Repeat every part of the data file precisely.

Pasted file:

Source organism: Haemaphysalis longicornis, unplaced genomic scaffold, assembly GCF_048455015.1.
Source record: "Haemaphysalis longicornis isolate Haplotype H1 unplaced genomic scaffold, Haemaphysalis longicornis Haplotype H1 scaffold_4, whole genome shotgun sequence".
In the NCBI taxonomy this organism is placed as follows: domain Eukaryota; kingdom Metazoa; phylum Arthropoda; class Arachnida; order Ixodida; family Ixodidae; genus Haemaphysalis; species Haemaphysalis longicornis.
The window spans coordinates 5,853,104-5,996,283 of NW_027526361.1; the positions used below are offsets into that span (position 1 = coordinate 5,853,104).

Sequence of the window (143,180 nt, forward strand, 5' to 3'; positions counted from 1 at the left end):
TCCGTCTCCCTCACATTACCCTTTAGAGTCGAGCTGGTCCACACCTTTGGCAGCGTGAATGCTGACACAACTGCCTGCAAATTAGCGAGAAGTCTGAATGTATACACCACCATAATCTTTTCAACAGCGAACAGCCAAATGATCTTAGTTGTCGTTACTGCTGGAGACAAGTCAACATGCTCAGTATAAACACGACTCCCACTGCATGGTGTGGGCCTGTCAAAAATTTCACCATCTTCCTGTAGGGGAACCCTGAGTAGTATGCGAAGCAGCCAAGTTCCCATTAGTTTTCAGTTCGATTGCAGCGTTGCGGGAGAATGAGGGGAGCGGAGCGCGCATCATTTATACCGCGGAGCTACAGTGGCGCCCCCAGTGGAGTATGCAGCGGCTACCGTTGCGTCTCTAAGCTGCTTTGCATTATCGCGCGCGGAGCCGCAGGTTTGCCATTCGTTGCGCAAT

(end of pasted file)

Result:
Source organism: Haemaphysalis longicornis, unplaced genomic scaffold, assembly GCF_048455015.1.
Source record: "Haemaphysalis longicornis isolate Haplotype H1 unplaced genomic scaffold, Haemaphysalis longicornis Haplotype H1 scaffold_4, whole genome shotgun sequence".
In the NCBI taxonomy this organism is placed as follows: domain Eukaryota; kingdom Metazoa; phylum Arthropoda; class Arachnida; order Ixodida; family Ixodidae; genus Haemaphysalis; species Haemaphysalis longicornis.
The window spans coordinates 5,853,104-5,996,283 of NW_027526361.1; the positions used below are offsets into that span (position 1 = coordinate 5,853,104).

Sequence of the window (143,180 nt, forward strand, 5' to 3'; positions counted from 1 at the left end):
TCCGTCTCCCTCACATTACCCTTTAGAGTCGAGCTGGTCCACACCTTTGGCAGCGTGAATGCTGACACAACTGCCTGCAAATTAGCGAGAAGTCTGAATGTATACACCACCATAATCTTTTCAACAGCGAACAGCCAAATGATCTTAGTTGTCGTTACTGCTGGAGACAAGTCAACATGCTCAGTATAAACACGACTCCCACTGCATGGTGTGGGCCTGTCAAAAATTTCACCATCTTCCTGTAGGGGAACCCTGAGTAGTATGCGAAGCAGCCAAGTTCCCATTAGTTTTCAGTTCGATTGCAGCGTTGCGGGAGAATGAGGGGAGCGGAGCGCGCATCATTTATACCGCGGAGCTACAGTGGCGCCCCCAGTGGAGTATGCAGCGGCTACCGTTGCGTCTCTAAGCTGCTTTGCATTATCGCGCGCGGAGCCGCAGGTTTGCCATTCGTTGCGCAAT